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Portland at the end of World War II was an international port and a powerhouse of the timber and shipbuilding industries. Oregonas largest city grew and changed in the decades that followed, adding new industries and population. It also endured reductions in shipbuilding capacity, a devastating flood, a declining timber industry, urban renewal, freeway construction, and social change. By the 1990s, a wave of globalization and big-box retail marketing swelled shipping at the cityas port and swept away a surprising number of Portlandas businesses, which remain in the fond memories of…mehr

Produktbeschreibung
Portland at the end of World War II was an international port and a powerhouse of the timber and shipbuilding industries. Oregonas largest city grew and changed in the decades that followed, adding new industries and population. It also endured reductions in shipbuilding capacity, a devastating flood, a declining timber industry, urban renewal, freeway construction, and social change. By the 1990s, a wave of globalization and big-box retail marketing swelled shipping at the cityas port and swept away a surprising number of Portlandas businesses, which remain in the fond memories of Portlanders. A few of these memorable icons include the stores Meier and Frank, J. K. Gill, Payless Drug, and Sprouse-Reitz; the restaurants Henry Theile, Jolly Joan, Tik Tok, Yawas Top Notch, and Waddleas; the Jantzen Beach Amusement Park; the Portland Hotel; the Broadway, Fox, and Orpheum theaters; Henry Weinhardas brewery; the Ramblina Rod television show; and Portland Wrestling.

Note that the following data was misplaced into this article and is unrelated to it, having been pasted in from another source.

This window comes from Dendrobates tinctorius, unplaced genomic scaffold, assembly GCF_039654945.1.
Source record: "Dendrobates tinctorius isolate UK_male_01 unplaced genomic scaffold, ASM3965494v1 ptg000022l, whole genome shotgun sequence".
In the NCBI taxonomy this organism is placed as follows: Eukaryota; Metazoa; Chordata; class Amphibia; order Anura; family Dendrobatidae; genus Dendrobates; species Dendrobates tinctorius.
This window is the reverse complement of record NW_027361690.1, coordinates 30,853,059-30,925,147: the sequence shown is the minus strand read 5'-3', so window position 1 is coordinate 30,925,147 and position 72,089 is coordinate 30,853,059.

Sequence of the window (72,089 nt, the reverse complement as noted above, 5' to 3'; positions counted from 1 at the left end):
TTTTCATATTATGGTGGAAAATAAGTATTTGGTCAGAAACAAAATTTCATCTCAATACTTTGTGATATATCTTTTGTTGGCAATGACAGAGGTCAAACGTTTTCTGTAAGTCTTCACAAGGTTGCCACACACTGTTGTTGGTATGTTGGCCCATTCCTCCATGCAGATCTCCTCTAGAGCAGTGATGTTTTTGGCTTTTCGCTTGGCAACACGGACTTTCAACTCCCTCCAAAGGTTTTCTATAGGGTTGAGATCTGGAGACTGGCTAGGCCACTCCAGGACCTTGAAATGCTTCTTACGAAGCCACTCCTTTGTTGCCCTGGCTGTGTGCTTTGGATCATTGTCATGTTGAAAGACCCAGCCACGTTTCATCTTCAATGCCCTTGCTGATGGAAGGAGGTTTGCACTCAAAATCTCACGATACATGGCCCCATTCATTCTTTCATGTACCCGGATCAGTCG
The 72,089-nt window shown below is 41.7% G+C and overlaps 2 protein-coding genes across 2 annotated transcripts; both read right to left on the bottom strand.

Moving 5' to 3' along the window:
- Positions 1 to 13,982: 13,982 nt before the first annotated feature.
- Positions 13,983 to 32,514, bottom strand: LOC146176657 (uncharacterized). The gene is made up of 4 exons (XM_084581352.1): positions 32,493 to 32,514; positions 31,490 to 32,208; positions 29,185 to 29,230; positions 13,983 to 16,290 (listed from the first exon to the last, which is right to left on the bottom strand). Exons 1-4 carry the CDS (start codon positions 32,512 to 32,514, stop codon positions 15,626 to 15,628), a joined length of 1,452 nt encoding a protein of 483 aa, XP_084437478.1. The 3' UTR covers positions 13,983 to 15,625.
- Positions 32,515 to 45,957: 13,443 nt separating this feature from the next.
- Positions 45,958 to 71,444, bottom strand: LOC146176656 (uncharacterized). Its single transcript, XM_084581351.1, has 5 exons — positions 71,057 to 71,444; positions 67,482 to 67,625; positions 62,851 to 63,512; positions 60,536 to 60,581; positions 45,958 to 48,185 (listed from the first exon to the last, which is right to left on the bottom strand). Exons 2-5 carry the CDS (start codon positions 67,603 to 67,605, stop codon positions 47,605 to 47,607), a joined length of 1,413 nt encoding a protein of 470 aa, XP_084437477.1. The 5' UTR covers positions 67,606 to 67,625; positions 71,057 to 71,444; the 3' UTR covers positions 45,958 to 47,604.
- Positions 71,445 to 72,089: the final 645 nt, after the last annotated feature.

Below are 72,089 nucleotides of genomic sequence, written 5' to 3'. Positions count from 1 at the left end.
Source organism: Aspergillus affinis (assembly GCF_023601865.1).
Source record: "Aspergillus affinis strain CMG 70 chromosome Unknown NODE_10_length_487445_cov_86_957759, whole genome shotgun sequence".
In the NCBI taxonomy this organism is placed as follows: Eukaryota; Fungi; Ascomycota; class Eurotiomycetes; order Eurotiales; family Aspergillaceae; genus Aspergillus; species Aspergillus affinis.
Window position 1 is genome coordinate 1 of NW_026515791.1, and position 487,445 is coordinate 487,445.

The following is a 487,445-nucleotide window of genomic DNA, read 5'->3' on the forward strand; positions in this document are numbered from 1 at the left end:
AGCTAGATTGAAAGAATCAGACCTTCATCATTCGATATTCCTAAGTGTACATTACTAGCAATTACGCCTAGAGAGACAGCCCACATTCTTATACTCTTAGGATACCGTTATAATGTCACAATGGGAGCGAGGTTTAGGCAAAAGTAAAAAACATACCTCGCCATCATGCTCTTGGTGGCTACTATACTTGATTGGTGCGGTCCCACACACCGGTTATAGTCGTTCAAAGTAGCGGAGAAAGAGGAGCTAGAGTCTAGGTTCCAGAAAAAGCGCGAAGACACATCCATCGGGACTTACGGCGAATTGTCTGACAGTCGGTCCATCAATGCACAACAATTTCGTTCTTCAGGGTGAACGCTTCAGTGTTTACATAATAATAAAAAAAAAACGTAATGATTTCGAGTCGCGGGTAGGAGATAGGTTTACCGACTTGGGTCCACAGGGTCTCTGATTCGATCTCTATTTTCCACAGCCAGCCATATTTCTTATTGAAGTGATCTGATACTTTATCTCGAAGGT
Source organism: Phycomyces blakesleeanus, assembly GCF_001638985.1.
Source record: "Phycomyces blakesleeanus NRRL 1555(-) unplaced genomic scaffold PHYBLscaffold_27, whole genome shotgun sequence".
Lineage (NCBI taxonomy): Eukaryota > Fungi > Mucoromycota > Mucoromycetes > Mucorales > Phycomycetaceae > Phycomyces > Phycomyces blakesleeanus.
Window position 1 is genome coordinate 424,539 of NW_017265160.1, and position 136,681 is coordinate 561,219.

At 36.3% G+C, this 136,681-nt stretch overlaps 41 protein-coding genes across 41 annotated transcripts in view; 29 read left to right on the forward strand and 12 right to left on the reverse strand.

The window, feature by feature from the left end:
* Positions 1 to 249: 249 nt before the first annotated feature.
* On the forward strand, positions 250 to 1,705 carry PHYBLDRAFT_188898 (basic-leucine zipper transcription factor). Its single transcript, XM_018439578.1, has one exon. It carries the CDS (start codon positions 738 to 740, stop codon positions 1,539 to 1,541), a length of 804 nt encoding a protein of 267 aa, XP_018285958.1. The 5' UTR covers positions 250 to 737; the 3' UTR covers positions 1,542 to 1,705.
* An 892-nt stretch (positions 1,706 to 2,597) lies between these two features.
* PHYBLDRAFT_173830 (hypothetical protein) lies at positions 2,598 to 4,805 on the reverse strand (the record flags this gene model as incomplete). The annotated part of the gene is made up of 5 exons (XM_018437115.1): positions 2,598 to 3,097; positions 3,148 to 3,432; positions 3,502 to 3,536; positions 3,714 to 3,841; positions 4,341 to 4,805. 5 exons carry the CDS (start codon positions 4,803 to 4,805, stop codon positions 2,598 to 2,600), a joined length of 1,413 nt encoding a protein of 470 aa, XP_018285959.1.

Autorenporträt
Authors Ray and Jeanna Bottenberg are Oregon natives and students of Pacific Northwest history. In this volume, they tell the story of vanishing Portland icons through a collection of photographs gathered from such sources as the City of Portland, the Oregon State Archives, and numerous private collections--including their own.